To my experience, implementing well-defined architectural styles partially doesn't worth the efforts, overall when the argument for it is -autogenerated code can fulfil my needs for persistence and business logic and save me a handful of LoCs-.2

Why? Because mid-implementations lead us to nobody's land. A place where the advantages of the architecture are half-truths and half-lies at the same time. In this limbo, the LoC saving to which we appealed turns against us because it prevents us from finding the proper support to achieve the advantages of the architecture.


1: Data-centric domain models are not bad per se. Some applications have very little business logic|rules (or none at all). The most suitable approach depends on the complexity of the business requirements. For example, using the domain model for a query-and-report process is unnecessarily complicated. In cases like this, it helps to recognize simplicity for what it is, get rid of the domain layers, and gain direct access to the infrastructure layer.

2: One-fit-all solutions don't exist

6

You could use the models created by EF as purely models made for persisting your data. You should map these to an actual Employee domain model class that can hold all your business logic and that would be truly your domain models.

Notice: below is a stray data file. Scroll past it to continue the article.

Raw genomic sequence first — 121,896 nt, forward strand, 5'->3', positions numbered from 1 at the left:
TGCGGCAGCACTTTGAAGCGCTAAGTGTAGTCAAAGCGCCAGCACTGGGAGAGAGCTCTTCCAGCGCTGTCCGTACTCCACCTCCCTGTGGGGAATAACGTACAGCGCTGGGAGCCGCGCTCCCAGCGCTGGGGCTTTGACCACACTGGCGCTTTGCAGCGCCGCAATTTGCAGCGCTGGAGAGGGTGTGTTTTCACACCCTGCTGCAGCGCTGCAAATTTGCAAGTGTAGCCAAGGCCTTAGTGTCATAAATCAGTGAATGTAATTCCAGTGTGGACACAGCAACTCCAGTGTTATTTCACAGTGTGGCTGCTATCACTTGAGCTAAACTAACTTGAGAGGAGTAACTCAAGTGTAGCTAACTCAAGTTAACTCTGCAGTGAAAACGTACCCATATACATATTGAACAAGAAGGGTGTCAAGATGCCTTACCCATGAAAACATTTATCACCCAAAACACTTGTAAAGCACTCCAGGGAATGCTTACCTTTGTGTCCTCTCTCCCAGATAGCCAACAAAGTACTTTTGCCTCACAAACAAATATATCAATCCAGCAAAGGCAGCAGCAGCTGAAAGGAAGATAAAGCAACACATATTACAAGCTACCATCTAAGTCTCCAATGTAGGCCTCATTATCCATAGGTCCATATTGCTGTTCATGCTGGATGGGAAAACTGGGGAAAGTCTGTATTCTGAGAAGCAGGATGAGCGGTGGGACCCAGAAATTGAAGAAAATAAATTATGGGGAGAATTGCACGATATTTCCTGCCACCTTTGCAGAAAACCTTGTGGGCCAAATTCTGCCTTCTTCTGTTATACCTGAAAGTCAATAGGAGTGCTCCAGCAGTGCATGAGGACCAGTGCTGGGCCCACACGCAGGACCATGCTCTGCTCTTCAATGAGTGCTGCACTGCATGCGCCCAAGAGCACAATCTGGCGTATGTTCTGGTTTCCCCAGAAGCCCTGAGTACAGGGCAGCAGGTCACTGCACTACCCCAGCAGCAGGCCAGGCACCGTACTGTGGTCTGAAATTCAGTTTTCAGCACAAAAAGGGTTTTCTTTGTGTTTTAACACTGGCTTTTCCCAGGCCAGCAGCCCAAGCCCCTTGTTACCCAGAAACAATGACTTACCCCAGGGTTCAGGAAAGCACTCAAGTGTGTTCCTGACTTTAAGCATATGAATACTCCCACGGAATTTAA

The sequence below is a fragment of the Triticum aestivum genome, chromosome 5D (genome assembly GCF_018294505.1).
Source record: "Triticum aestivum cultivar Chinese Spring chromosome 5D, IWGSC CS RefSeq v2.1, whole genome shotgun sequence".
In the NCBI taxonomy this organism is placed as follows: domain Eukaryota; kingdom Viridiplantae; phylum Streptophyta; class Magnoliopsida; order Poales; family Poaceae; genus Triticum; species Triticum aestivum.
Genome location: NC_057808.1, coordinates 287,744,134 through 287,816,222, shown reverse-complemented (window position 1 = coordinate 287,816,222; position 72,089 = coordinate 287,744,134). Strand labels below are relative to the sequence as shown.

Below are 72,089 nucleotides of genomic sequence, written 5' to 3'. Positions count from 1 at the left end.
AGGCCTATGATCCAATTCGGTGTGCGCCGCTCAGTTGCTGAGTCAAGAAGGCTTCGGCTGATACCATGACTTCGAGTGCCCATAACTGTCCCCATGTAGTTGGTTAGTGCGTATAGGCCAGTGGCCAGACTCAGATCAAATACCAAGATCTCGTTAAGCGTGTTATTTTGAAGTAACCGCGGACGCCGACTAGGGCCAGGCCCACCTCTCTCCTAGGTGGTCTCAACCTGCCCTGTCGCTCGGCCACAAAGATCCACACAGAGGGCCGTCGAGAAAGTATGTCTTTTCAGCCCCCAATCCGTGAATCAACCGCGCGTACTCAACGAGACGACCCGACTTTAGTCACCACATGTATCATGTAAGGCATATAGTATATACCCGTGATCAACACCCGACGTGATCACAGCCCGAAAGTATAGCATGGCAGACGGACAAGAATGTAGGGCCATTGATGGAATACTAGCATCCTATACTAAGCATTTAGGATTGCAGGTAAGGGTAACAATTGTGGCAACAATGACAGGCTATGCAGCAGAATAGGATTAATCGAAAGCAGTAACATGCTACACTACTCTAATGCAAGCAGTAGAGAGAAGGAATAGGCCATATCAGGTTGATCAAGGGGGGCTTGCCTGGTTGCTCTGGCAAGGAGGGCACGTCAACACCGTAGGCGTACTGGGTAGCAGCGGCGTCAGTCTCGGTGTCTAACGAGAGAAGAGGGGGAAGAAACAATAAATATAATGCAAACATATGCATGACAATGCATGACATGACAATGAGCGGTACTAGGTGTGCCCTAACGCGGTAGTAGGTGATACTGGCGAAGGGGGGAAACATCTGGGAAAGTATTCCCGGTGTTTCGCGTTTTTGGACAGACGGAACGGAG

• Thank you. But then we're talking about creating a duplicate class for each entity. Isn't that too much work when the autogenerated entities already exist? Also, extra work for manually keeping the domain version of the entities keeping in sync with any changes in the db tables? I understand that having a domain version of the models is ideal but just wondering if there's a solution where the autogenerated entities can be reused to reduce the manual work while also following clean architecture as closely as possible? – Achilles Apr 17 at 10:30
1

Business logic maybe always handles several entities, and should not be in the layer of generated entities.

Ideally it should be its own layer in the core. I know one case where there was formalized, versioned Word documentation describing business rules, and in the code every piece of busines code referred to the documentation, where the version number somewhat congrues with the change request ticket.

The classes of the business logic, BOs (Business Objects), are in there own layer in the core, modularized.

The frontend, GUI & controllers, determine what is needed, and what is the best form, hence one must ensure that a developer can dive into the layers' depth and still have an overview.

This means that for every use-case on every level/layer, there should be recognition, short package paths, not a too complex prescribed subhierarchy, but a clean separation of other use-cases (without code copying as standard means).

Additional artifacts, intermediate "pass-on" layers of code (as with interfaces) should be thin as possible. Best no boiler plate code. Personally I like interfaces; separation of concerns might lead to implement a component against an interface, whereas the effective class implements much more.